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More Back-to-Back Heat Waves Will Come With Climate Change

WEDNESDAY, May 15, 2019 (HealthDay News) -- Here's another health danger climate change will deliver in the coming years: New research warns that back-to-back heat waves that go on for days will become more common as the planet warms.

The elderly and the poor will be the least prepared to weather this threat, the investigators noted. But hospital ERs and emergency service providers will also be vulnerable to the public health havoc that such "compound heat waves" will likely inflict.

"By compound heat wave, we mean multiple heat waves -- or possibly individual extremely hot days -- occurring one after the other separated by short cooler breaks," explained study author Jane Wilson Baldwin. She's a postdoctoral research associate with the Princeton Environmental Institute in New Jersey.

An example, Baldwin said, would be five extremely hot days, followed by a respite of a couple of cooler days, and then three more extremely hot days.

Such repetitive scorchers are not confined to some distant future, the study found. They are already here, with heat waves and droughts currently pegged as the direct cause of roughly 20% of natural disaster deaths in the continental United States, more than any other single natural cause.

"However, these events will become significantly more common with global warming," noted Baldwin.

"In the present climate, only about 10% of heat waves exhibit these compound structures. Without drastic changes to carbon emissions, we project that by 2050 that proportion should rise to about 30%, indicating a dramatic change in the character of heat waves, and possibly how society needs to prepare for them," she said.

The study looked at a series of climate simulations generated by the U.S. National Oceanographic and Atmosphere Administration's Geophysical Fluid Dynamics Laboratory, in conjunction with the Princeton Environmental Institute and its Atmosphere Administration's Geophysical Fluid Dynamics Laboratory.

The simulations examined weather patterns dating as far back as 1861 and as far ahead as 2100. They used two possible carbon dioxide (CO2) emission scenarios: one with levels steady at 1990 numbers (which have long since been exceeded), and another in which 1990 levels doubled.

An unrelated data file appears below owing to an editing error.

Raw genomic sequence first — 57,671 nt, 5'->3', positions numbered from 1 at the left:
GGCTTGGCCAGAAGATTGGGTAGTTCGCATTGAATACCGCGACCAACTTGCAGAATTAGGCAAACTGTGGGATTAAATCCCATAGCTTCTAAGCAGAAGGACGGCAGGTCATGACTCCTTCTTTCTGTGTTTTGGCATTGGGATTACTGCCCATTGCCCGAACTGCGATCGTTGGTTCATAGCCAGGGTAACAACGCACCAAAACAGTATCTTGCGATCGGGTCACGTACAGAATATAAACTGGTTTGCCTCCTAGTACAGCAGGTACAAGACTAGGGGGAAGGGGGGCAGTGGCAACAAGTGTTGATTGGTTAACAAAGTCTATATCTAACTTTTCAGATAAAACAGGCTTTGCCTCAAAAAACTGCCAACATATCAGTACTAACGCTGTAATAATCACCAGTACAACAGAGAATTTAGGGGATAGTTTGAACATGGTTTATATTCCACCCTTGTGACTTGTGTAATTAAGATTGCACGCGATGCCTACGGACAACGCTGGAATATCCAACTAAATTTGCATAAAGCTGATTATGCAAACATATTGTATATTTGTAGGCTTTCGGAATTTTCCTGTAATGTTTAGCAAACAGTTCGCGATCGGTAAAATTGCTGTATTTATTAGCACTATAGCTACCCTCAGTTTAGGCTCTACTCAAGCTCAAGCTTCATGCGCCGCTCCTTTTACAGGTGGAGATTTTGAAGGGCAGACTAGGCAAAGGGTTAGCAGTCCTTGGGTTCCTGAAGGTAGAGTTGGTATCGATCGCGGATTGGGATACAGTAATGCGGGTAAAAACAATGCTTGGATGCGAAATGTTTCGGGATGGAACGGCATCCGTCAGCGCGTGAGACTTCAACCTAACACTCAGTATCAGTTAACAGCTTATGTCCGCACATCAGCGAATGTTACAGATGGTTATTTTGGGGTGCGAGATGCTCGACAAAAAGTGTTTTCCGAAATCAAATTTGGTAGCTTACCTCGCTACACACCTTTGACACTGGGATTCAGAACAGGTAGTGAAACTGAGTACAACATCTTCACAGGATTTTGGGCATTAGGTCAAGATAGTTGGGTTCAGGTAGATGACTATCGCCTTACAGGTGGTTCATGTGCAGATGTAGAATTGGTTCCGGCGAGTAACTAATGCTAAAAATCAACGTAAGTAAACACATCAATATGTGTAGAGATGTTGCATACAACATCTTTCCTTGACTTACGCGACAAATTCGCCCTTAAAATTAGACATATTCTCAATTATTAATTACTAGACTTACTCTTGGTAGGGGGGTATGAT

At 1990 levels heat waves were minimal, adding up to about 10 days per summer, with only 10% subject to compound heat waves.

But in the doubling scenario, the number of heat wave days was pegged as eventually rising sevenfold, with tropical regions most at risk. A quarter of those days were subject to compound heat wave cycles.

Overall, heat waves were projected to become more common and to last longer, with fewer cool days in between.

Baldwin and her colleagues reported their findings recently in the journal Earth's Future.

For now, the team "stopped short of directly quantifying the human impacts of these events," noted Baldwin.

But grave public health results are a distinct possibility. For example, an overtaxed electric grid may lead to increasingly frequent and lengthy blackouts and brownouts, rendering air conditioners useless, and leaving increasing numbers of people -- particularly seniors -- without access to lifesaving cool shelter. This may also be accompanied by a weakened food supply chain, due to the heat-prompted withering of agriculture and livestock resources, Baldwin said.

What's more, over the next few decades the projected heat wave trends are likely unavoidable, she said.

"Global warming and heat wave changes through 2050 are essentially locked in," Baldwin said. And that means adaptation is key, "such as increased AC and improved building ventilation; staying in shady, cool places and drinking more water; [and] hospital wards preparing for potentially more frequent heat stress victims."

The problem is that "this adaptation is likely to be relatively easy for rich countries and people, and much harder for the poor and otherwise socioeconomically underprivileged, who already suffer the most from heat waves in the present," Baldwin explained.

Kristie Ebi is director of the Center for Health and the Global Environment at the University of Washington in Seattle. She agreed that going forward, "individuals and communities need to be better prepared to manage temperatures outside the range of what we consider normal.

"The greenhouse gases in the atmosphere will increase the number and intensity of heat waves over the next couple of decades," Ebi said.

"Based on the current number of illnesses and deaths during heat waves," Ebi added, "it is reasonable to assume the numbers would increase with more compound heat waves, if additional actions to increase awareness and preparedness are not taken."

More information

The U.S. Centers for Disease Control and Prevention has more about the perils of extreme heat.

SOURCES: Jane Wilson Baldwin, Ph.D., postdoctoral research associate, Princeton Environmental Institute and Princeton's Woodrow Wilson School of Public and International Affairs, Princeton University, Princeton, N.J.; Kristie Ebi, Ph.D., M.P.H., director, Center for Health and the Global Environment, University of Washington, Seattle; April 12, 2019, Earth's Future

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